NXP Semiconductors has introduced a new portfolio of LDMOS power transistors which have been designed for small cell wireless base stations. With dedicated solutions for both picocell and microcell architectures – which average 1 to 2 W, and 8 to 12 W, respectively – these new RF power transistors span frequency ranges from 700 MHz to 2.7 GHz and include the world’s first asymmetric MMICs, as well as low-cost, low-power plastic devices.
By combining energy efficiency and integration, NXP said that its extended high-performance RF portfolio would help provide greater flexibility when it came to designing highly scalable, cost-optimised systems.
“Small cells are emerging as a cost-effective approach to increase wireless network capacity and quality of service, when used as a complement to macro base stations. By offering a broad portfolio of energy-efficient LDMOS power transistors dedicated to picocells, microcells and active antenna systems, we’re providing the flexibility needed to build highly versatile, scalable small-cell solutions,” said Christophe Cugge, director of marketing, base station power amplifiers, NXP Semiconductors.
NXP solutions for microcells include: asymmetric and symmetric MMICs for dual-stage microcells. NXP has introduced a new range of monolithic microwave integrated circuits, including the industry’s first asymmetric MMICs, which provide more power efficiency at back-off and offer increased flexibility, particularly in Doherty configurations in microcells and antenna arrays.
The first MMIC based on NXP’s Gen7 LDMOS technology, the BLM7G22S-60PB(G), is fully released, with qualification samples of 7 new product types and is now available. All 7 MMICs are dual path with two separate amplifiers, each with 30-dB gain and a certain power rating of P1 dB. NXP’s family of symmetric and asymmetric MMICs offer a modular approach, allowing different power levels on each path, as well as better isolation between the two paths for better Doherty performance and stability.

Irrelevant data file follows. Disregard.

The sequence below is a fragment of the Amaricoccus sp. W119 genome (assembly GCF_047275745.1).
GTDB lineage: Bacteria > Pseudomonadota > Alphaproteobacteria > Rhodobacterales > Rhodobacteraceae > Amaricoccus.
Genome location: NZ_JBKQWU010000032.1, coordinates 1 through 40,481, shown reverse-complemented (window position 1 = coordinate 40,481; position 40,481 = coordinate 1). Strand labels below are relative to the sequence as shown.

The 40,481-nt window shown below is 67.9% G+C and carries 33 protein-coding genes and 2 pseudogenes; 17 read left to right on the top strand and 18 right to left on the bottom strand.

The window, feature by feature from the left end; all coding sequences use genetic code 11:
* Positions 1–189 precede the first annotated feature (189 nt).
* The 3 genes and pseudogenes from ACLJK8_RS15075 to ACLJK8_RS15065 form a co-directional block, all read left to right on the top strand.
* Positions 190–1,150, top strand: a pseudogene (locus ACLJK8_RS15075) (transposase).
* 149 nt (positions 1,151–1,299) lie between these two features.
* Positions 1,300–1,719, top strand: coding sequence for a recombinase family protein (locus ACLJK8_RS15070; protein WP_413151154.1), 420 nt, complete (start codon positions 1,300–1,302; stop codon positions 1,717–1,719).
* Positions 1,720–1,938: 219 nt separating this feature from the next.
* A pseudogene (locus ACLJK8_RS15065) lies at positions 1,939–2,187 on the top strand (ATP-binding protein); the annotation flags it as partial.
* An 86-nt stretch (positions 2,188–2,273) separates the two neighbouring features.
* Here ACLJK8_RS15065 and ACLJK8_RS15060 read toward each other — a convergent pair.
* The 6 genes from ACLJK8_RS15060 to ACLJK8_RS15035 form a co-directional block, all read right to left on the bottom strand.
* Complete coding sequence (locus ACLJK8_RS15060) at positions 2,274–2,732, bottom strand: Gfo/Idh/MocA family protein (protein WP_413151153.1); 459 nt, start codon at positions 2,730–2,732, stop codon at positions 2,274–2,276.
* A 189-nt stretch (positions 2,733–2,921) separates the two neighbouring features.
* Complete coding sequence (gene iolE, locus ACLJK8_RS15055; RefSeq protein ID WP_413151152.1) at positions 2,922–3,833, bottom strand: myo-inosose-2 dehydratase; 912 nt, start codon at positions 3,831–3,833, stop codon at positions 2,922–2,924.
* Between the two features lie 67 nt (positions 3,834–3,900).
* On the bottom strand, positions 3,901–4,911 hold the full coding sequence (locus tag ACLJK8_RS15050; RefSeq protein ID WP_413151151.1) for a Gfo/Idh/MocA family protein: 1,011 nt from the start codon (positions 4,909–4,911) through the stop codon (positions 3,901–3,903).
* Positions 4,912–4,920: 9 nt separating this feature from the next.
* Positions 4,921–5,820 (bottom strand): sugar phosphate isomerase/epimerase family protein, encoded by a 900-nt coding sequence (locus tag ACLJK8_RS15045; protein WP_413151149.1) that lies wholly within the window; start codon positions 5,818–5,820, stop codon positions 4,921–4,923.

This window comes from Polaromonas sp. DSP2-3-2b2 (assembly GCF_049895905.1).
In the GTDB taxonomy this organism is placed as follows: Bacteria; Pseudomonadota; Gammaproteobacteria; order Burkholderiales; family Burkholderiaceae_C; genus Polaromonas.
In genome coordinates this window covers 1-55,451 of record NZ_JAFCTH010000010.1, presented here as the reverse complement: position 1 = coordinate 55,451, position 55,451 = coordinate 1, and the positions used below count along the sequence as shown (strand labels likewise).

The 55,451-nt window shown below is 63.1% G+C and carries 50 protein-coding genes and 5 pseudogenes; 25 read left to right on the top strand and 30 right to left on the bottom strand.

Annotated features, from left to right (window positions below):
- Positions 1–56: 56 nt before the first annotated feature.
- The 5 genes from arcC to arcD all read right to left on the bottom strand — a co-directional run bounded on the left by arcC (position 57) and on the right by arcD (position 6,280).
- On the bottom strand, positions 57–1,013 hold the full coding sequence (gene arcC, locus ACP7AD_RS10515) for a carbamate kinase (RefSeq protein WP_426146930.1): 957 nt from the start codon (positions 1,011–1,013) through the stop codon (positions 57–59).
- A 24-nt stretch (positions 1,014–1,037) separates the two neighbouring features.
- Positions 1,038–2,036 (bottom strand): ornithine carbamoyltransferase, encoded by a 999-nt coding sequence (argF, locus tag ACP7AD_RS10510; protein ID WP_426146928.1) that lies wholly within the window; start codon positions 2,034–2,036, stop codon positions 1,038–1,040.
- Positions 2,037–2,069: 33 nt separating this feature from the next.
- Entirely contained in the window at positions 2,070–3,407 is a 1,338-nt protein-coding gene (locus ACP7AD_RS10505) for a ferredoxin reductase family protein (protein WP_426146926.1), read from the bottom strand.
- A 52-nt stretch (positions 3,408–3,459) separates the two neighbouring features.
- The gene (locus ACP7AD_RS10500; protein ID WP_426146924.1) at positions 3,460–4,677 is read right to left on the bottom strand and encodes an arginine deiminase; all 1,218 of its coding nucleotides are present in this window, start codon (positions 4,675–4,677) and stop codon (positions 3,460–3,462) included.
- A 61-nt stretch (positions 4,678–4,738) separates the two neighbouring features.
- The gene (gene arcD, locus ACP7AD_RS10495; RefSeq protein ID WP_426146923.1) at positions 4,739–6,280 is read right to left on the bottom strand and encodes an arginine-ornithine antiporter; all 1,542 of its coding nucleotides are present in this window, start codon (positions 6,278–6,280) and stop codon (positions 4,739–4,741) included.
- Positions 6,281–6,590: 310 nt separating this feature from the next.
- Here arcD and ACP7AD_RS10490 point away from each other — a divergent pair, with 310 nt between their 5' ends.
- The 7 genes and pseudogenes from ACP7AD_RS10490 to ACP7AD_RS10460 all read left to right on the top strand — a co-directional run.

In terms of LDMOS power transistors for single-stage, high-performance micro cells, NXP has introduced a range of single-stage dual-path devices in different bands, including the BLF6G22LS-40P and the BLF6G27LS-40P, which are currently in volume production. Additional products, including the BLP7G10S-45P, the BLP7G22S-60P and the BLF8G27LS-50A are currently in development.
Solutions for picocells include low-power LDMOS transistors. NXP is now able to offer the plastic 10-W BLP7G22-10, providing 17 dB gain at 2.0 GHz, and the 7.5-W BLP7G27-07, providing 15.3 dB gain at 2.6 GHz, for final-stage picocell applications in a variety of configurations from Class A to Doherty. NXP’s low-power plastic LDMOS transistors offer high performance at 12 volts, with a peak power of 4 watts – for example, in a high-efficiency 1 watt picocell using two devices in a Doherty configuration. Further, as pre-drivers or drivers in both micro and macro base stations, they can serve as low-cost alternatives to the ceramic BLF6G21-10G and BLF6G27-10G, which are in mass production. NXP is also developing two MMICs for this power class.